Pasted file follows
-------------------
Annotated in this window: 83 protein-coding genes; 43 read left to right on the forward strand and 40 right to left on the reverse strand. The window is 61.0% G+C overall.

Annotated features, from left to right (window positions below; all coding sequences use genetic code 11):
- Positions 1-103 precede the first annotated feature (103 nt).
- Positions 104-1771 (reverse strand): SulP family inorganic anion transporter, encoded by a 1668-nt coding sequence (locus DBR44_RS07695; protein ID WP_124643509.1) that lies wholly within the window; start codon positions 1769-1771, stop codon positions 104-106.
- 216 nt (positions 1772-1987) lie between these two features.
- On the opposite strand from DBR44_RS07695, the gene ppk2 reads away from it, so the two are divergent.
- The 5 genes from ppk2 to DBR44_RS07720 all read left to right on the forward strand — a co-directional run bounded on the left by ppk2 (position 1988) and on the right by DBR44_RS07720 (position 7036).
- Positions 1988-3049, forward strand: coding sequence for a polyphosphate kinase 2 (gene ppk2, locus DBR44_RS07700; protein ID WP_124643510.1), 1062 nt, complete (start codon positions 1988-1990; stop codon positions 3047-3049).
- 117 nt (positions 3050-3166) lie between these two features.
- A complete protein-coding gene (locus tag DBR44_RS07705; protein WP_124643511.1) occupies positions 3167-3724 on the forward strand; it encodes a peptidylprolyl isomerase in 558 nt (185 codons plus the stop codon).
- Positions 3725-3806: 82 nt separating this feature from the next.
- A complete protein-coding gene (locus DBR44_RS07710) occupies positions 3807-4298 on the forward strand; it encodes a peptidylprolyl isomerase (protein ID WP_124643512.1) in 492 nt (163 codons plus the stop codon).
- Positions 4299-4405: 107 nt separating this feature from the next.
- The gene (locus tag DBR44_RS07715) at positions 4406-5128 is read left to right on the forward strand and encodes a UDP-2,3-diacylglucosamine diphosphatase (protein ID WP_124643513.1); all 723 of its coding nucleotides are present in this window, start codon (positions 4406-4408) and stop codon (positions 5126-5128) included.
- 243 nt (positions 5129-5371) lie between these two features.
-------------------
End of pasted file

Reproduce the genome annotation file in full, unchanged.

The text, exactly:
Annotated in this window: 83 protein-coding genes; 43 read left to right on the forward strand and 40 right to left on the reverse strand. The window is 61.0% G+C overall.

Annotated features, from left to right (window positions below; all coding sequences use genetic code 11):
- Positions 1-103 precede the first annotated feature (103 nt).
- Positions 104-1771 (reverse strand): SulP family inorganic anion transporter, encoded by a 1668-nt coding sequence (locus DBR44_RS07695; protein ID WP_124643509.1) that lies wholly within the window; start codon positions 1769-1771, stop codon positions 104-106.
- 216 nt (positions 1772-1987) lie between these two features.
- On the opposite strand from DBR44_RS07695, the gene ppk2 reads away from it, so the two are divergent.
- The 5 genes from ppk2 to DBR44_RS07720 all read left to right on the forward strand — a co-directional run bounded on the left by ppk2 (position 1988) and on the right by DBR44_RS07720 (position 7036).
- Positions 1988-3049, forward strand: coding sequence for a polyphosphate kinase 2 (gene ppk2, locus DBR44_RS07700; protein ID WP_124643510.1), 1062 nt, complete (start codon positions 1988-1990; stop codon positions 3047-3049).
- 117 nt (positions 3050-3166) lie between these two features.
- A complete protein-coding gene (locus tag DBR44_RS07705; protein WP_124643511.1) occupies positions 3167-3724 on the forward strand; it encodes a peptidylprolyl isomerase in 558 nt (185 codons plus the stop codon).
- Positions 3725-3806: 82 nt separating this feature from the next.
- A complete protein-coding gene (locus DBR44_RS07710) occupies positions 3807-4298 on the forward strand; it encodes a peptidylprolyl isomerase (protein ID WP_124643512.1) in 492 nt (163 codons plus the stop codon).
- Positions 4299-4405: 107 nt separating this feature from the next.
- The gene (locus tag DBR44_RS07715) at positions 4406-5128 is read left to right on the forward strand and encodes a UDP-2,3-diacylglucosamine diphosphatase (protein ID WP_124643513.1); all 723 of its coding nucleotides are present in this window, start codon (positions 4406-4408) and stop codon (positions 5126-5128) included.
- 243 nt (positions 5129-5371) lie between these two features.